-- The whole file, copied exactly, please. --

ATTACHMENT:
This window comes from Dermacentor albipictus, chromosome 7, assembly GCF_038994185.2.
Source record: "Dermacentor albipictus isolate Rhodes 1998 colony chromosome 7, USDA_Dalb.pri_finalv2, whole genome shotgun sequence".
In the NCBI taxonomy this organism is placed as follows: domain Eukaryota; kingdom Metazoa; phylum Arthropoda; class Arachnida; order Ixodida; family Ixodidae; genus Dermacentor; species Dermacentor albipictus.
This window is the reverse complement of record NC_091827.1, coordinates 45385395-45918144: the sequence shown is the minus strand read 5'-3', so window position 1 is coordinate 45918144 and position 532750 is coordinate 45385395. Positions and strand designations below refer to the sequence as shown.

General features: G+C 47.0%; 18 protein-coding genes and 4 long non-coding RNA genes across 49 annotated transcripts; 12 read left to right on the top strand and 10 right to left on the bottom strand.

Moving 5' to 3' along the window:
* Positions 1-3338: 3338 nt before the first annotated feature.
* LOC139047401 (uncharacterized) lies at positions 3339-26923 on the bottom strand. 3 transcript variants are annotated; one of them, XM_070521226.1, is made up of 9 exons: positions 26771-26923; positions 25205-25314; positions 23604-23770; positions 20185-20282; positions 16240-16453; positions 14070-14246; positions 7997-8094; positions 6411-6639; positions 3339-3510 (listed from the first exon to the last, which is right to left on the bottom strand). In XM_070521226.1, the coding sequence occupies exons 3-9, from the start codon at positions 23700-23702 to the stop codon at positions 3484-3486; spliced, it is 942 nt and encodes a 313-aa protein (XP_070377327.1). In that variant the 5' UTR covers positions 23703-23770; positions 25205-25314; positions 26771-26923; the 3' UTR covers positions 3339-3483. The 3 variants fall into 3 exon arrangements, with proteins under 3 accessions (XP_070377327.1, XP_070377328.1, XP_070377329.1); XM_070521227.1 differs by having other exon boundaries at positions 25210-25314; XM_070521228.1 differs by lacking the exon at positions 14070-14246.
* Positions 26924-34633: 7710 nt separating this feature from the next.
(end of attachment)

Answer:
This window comes from Dermacentor albipictus, chromosome 7, assembly GCF_038994185.2.
Source record: "Dermacentor albipictus isolate Rhodes 1998 colony chromosome 7, USDA_Dalb.pri_finalv2, whole genome shotgun sequence".
In the NCBI taxonomy this organism is placed as follows: domain Eukaryota; kingdom Metazoa; phylum Arthropoda; class Arachnida; order Ixodida; family Ixodidae; genus Dermacentor; species Dermacentor albipictus.
This window is the reverse complement of record NC_091827.1, coordinates 45385395-45918144: the sequence shown is the minus strand read 5'-3', so window position 1 is coordinate 45918144 and position 532750 is coordinate 45385395. Positions and strand designations below refer to the sequence as shown.

General features: G+C 47.0%; 18 protein-coding genes and 4 long non-coding RNA genes across 49 annotated transcripts; 12 read left to right on the top strand and 10 right to left on the bottom strand.

Moving 5' to 3' along the window:
* Positions 1-3338: 3338 nt before the first annotated feature.
* LOC139047401 (uncharacterized) lies at positions 3339-26923 on the bottom strand. 3 transcript variants are annotated; one of them, XM_070521226.1, is made up of 9 exons: positions 26771-26923; positions 25205-25314; positions 23604-23770; positions 20185-20282; positions 16240-16453; positions 14070-14246; positions 7997-8094; positions 6411-6639; positions 3339-3510 (listed from the first exon to the last, which is right to left on the bottom strand). In XM_070521226.1, the coding sequence occupies exons 3-9, from the start codon at positions 23700-23702 to the stop codon at positions 3484-3486; spliced, it is 942 nt and encodes a 313-aa protein (XP_070377327.1). In that variant the 5' UTR covers positions 23703-23770; positions 25205-25314; positions 26771-26923; the 3' UTR covers positions 3339-3483. The 3 variants fall into 3 exon arrangements, with proteins under 3 accessions (XP_070377327.1, XP_070377328.1, XP_070377329.1); XM_070521227.1 differs by having other exon boundaries at positions 25210-25314; XM_070521228.1 differs by lacking the exon at positions 14070-14246.
* Positions 26924-34633: 7710 nt separating this feature from the next.